As previously mentioned, commission-based models naturally lead injectors to work quicker, which could reasonably impact safety and end outcomes for patients. Faster appointments and high volumes product/medication is cornerstone of of commission based business models which is used by many big chain clinics. We believe this model directly conflicts with the duty of care incumbent on a medical professional. Where you have a remuneration system which rewards speed and volume we ask, ‘what what end outcome would YOU expect to occur?’ At Chique, our injectors are paid an hourly remuneration that is NOT dependant on the volume of product injected. You can be assured the recommendations you receive by Chique are based on what is good for YOU, not the injector’s hip pocket.
Social Media and marketing play a huge role in the normalisation of cosmetic surgery with many celebrities and popular Instagramers openly showing off their new ‘enhanced’ appearances. A ‘normalising’ of unnatural facial and body contours is due to it’s popularity on social media is generally not what most of our clients are seeking. We believe injectable aesthetic products were always designed to address anti-ageing, facial rejuvenation and facial correction, with a focus on appropriate balance and symmetry of the natural contours of the face and body. While there is a market for “insta-lips” and “insta-fillers”, this is mostly driven by patient demand from a larger proportion of younger patients seeking this ‘look’. It has become a fashion. Clinicians should consider carefully if this is the type of work they wish to focus on and be known for.
We don’t post a lot of before and after photos as most of our clients want to look BETTER without looking DIFFERENT. This is the true art of good cosmetic injecting and a core belief of all Chique and The Dripclub injectors. Injectable enhancement for many people is a private decision. Again, we believe improvement should be imperceivable to family and friends but garner many compliments about how great you are looking.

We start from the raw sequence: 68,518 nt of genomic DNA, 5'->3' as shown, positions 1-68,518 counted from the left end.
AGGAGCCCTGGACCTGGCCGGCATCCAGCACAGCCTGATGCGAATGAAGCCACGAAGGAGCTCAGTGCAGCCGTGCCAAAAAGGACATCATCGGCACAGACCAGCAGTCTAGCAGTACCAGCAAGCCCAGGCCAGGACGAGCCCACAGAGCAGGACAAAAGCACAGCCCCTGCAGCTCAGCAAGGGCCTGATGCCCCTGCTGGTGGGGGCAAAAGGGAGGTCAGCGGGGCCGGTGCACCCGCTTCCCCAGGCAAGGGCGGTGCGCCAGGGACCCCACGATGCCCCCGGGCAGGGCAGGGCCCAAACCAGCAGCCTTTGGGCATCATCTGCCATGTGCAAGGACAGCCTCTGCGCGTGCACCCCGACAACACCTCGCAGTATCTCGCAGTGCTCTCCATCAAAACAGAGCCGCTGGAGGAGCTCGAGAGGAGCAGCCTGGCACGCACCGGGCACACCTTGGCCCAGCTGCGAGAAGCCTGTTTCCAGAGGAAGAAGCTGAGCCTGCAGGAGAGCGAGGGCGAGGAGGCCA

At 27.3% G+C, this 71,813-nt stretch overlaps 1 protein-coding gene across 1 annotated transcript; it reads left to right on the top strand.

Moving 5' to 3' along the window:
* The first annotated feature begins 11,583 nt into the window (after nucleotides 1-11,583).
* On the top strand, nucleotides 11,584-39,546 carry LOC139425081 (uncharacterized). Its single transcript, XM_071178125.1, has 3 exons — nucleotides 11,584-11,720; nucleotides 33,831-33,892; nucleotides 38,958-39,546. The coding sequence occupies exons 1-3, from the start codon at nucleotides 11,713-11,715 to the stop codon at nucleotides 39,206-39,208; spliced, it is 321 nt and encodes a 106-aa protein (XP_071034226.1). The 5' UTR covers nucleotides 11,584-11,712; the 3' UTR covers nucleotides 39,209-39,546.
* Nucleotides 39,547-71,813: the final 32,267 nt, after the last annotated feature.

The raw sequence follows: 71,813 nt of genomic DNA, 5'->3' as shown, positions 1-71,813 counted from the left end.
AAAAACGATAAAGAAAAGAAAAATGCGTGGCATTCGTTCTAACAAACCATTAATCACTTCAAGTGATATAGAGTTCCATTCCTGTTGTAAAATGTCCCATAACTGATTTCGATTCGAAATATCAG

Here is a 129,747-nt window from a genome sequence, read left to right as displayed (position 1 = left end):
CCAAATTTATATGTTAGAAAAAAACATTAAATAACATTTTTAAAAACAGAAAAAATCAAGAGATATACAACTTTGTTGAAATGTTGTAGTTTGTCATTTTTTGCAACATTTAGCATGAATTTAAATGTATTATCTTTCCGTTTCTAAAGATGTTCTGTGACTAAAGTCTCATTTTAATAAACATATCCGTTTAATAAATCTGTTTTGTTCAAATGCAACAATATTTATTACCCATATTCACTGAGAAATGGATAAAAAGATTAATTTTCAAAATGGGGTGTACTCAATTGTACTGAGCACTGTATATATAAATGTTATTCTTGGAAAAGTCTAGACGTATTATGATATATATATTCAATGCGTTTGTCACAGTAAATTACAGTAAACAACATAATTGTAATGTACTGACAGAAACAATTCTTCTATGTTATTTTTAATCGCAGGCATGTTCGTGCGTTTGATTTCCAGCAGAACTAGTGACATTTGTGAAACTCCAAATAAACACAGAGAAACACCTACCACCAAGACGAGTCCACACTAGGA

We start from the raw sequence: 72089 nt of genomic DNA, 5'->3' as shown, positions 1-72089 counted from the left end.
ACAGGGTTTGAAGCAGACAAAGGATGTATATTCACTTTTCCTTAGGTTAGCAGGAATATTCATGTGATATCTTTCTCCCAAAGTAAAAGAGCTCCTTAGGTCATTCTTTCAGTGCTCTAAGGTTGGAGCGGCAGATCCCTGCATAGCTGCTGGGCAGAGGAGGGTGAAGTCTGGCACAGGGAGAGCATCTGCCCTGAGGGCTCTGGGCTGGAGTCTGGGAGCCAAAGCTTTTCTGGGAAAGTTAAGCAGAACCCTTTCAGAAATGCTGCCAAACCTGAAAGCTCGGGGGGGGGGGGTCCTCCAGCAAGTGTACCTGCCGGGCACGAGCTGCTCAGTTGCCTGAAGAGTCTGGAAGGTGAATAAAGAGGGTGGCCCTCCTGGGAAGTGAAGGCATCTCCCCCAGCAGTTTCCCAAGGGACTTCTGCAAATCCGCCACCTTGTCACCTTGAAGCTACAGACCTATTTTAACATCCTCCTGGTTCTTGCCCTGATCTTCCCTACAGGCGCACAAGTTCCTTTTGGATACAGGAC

We agree that cosmetic injecting is a specialisation that should be achieved through appropriate training and supervision. All of our staff undergo regular training and are fully qualified medical professionals that maintain the highest standards of practice. Unfortunately, there is currently no nationally certified training framework for cosmetic injecting. It simply does not exist. We call upon government and regulators to rectify this and give cosmetic injectors the recognition and certification they deserve for gaining competence in this specialisation. Cosmetic injecting requires the highest level of skill and is a lengthy apprenticeship to obtain adequate experience. What is needed is a government regulated national training benchmark to protect the public and the industry as a whole.
If you have any questions about how Chique provides its cosmetic service, please feel free to consult with our staff as we encourage a better understanding of our practices and how they differ from industrialised clinics focusing on high turnover and the incentivised business model. As our tagline says, “Fabulous Luxury Delivered with LOVE”. We love each and every one of our clients and are proud to give you the results you want. No more, no less!
With LOVE, the Chique Team. Xx